To use all functions of this page, please activate cookies in your browser.
With an accout for my.chemeurope.com you can always see everything at a glance – and you can configure your own website and individual newsletter.
- My watch list
- My saved searches
- My saved topics
- My newsletter
Diphenyl diselenide is the chemical compound with the formula (C6H5)2Se2, abbreviated Ph2Se2 This orange-coloured solid is the oxidized derivative of benzeneselenol. It is used as a source of the PhSe unit in organic synthesis.
Additional recommended knowledge
It has a centrosymmetric structure, with an Se-Se bond length of 2.29 A.
Two reactions characteristic of Ph2Se2 are reduction and chlorination:
PhSeNa is a useful nucleophile, and can be used to introduce the phenylselenyl group by nucleophilic substitution of alkyl halides, alkyl sulfonates (mesylates or tosylates) or epoxides. The example below was taken from a synthesis of morphine.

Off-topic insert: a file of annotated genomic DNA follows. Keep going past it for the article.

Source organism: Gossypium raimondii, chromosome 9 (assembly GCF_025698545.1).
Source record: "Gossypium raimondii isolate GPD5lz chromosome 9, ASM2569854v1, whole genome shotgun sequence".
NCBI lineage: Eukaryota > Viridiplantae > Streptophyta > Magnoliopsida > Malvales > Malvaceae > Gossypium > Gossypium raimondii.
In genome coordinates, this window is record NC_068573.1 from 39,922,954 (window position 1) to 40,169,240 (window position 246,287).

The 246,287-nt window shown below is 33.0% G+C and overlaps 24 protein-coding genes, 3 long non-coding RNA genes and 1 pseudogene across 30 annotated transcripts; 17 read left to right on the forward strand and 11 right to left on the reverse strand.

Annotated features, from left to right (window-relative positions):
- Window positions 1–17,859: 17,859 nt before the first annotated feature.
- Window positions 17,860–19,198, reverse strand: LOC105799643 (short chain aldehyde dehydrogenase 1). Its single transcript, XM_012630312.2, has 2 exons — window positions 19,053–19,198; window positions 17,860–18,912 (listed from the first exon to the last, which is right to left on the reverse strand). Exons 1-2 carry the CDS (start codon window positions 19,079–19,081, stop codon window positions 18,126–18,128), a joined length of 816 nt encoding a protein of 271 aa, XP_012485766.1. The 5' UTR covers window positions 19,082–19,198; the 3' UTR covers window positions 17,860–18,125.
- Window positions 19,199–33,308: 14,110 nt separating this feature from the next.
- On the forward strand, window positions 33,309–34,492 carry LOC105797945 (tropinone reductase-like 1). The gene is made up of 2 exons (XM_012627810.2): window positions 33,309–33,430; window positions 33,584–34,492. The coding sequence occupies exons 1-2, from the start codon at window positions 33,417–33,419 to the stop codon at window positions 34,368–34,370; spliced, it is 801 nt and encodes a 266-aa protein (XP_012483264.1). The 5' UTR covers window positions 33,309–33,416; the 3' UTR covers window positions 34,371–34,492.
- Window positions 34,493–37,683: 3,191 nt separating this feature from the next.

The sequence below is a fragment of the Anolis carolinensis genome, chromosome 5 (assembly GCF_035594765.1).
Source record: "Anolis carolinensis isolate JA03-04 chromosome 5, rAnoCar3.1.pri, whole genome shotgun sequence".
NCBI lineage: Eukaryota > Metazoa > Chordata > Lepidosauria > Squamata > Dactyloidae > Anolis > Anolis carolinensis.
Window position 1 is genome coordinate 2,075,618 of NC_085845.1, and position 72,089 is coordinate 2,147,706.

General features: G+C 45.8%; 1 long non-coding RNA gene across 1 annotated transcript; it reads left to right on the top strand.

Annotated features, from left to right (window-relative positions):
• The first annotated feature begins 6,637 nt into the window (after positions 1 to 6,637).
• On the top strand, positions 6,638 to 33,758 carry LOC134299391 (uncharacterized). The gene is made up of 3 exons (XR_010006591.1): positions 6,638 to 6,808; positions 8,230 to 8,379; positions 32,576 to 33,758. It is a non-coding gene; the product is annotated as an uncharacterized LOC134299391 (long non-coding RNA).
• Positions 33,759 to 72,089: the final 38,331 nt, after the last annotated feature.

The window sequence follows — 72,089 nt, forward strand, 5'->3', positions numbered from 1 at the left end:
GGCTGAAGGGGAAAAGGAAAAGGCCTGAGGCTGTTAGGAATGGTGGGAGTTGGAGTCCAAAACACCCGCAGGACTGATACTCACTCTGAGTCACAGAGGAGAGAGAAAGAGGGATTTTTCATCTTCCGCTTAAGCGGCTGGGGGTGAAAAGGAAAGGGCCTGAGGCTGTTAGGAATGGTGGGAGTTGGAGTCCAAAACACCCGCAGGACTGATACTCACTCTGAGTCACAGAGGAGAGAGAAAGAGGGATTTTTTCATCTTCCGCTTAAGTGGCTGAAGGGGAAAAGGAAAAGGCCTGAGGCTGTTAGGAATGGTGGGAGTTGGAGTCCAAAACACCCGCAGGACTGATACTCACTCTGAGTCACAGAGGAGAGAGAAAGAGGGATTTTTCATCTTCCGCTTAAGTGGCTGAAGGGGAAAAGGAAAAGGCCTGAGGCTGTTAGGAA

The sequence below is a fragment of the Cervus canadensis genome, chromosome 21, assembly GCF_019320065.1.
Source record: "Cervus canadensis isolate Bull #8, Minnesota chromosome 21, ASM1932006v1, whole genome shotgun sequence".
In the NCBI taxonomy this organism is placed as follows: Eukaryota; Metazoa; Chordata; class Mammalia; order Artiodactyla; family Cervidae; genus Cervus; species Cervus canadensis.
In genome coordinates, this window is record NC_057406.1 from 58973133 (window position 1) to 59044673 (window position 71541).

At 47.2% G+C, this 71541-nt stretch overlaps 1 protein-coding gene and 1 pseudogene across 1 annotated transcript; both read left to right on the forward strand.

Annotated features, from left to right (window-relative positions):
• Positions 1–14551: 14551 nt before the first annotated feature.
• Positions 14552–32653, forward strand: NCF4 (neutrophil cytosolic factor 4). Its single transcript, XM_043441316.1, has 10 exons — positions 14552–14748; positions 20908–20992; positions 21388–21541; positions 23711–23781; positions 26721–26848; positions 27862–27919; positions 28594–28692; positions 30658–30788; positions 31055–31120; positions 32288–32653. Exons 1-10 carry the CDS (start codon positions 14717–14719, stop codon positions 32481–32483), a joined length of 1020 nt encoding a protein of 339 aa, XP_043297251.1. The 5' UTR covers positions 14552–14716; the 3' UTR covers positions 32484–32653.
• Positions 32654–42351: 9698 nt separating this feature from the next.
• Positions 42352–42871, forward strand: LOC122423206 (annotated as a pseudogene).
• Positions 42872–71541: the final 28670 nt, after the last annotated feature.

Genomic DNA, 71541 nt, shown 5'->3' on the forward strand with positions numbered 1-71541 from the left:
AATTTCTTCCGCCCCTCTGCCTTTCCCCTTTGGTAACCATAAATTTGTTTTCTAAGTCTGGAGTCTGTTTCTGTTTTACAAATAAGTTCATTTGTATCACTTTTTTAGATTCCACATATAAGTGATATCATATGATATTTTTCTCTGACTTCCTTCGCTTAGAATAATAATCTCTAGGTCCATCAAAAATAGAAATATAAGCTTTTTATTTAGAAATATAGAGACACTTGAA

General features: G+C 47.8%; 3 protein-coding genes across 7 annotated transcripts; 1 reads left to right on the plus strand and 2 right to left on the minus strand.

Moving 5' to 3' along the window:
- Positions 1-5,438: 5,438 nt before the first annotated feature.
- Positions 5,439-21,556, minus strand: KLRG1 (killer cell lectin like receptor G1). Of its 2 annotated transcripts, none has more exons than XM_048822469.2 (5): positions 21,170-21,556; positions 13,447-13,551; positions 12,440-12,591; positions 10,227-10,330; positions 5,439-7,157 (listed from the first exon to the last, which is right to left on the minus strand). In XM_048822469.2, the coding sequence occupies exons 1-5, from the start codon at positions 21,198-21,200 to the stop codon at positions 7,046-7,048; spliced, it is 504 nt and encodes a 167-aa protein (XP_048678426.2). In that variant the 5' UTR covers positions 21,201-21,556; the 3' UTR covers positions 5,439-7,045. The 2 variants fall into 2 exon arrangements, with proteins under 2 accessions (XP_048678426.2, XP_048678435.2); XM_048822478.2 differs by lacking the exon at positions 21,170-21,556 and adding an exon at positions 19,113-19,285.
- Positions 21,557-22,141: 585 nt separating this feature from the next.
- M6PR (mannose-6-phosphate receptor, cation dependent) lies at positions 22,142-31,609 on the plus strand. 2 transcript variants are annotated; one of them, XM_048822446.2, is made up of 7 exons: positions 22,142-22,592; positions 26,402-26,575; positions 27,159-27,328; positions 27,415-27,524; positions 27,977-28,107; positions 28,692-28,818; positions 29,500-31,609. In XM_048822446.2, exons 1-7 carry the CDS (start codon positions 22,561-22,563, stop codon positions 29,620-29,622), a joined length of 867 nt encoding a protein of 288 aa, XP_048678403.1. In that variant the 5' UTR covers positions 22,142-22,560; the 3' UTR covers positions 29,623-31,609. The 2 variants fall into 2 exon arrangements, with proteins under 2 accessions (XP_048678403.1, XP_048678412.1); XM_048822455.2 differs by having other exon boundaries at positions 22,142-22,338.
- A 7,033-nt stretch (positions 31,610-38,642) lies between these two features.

PhSeCl is a powerful electrophile, used to introduce PhSe groups by reaction with a variety of nucleophiles, including enolates, enol silyl ethers, Grignard reagents, organolithium reagents, alkenes and amines. In the sequence below (early steps in the synthesis of Strychnofoline), a PhSe group is introduced by reaction of a lactam enolate with PhSeCl. This sequence is a powerful method for the conversion of carbonyl compounds to their α,β-unsaturated analogs.
Diphenyl diselenide itself is also a source of a weakly electrophilic PhSe group in reactions with relatively powerful nucleophiles like Grignard reagents, lithium reagents and ester enolates (but not ketone enolates or weaker nucleophiles). PhSeCl is both more reactive, and more efficient, since with Ph2Se2 half of the selenium is wasted.
Organoselenium compounds are toxic...
|This article is licensed under the GNU Free Documentation License. It uses material from the Wikipedia article "Diphenyl_diselenide". A list of authors is available in Wikipedia.|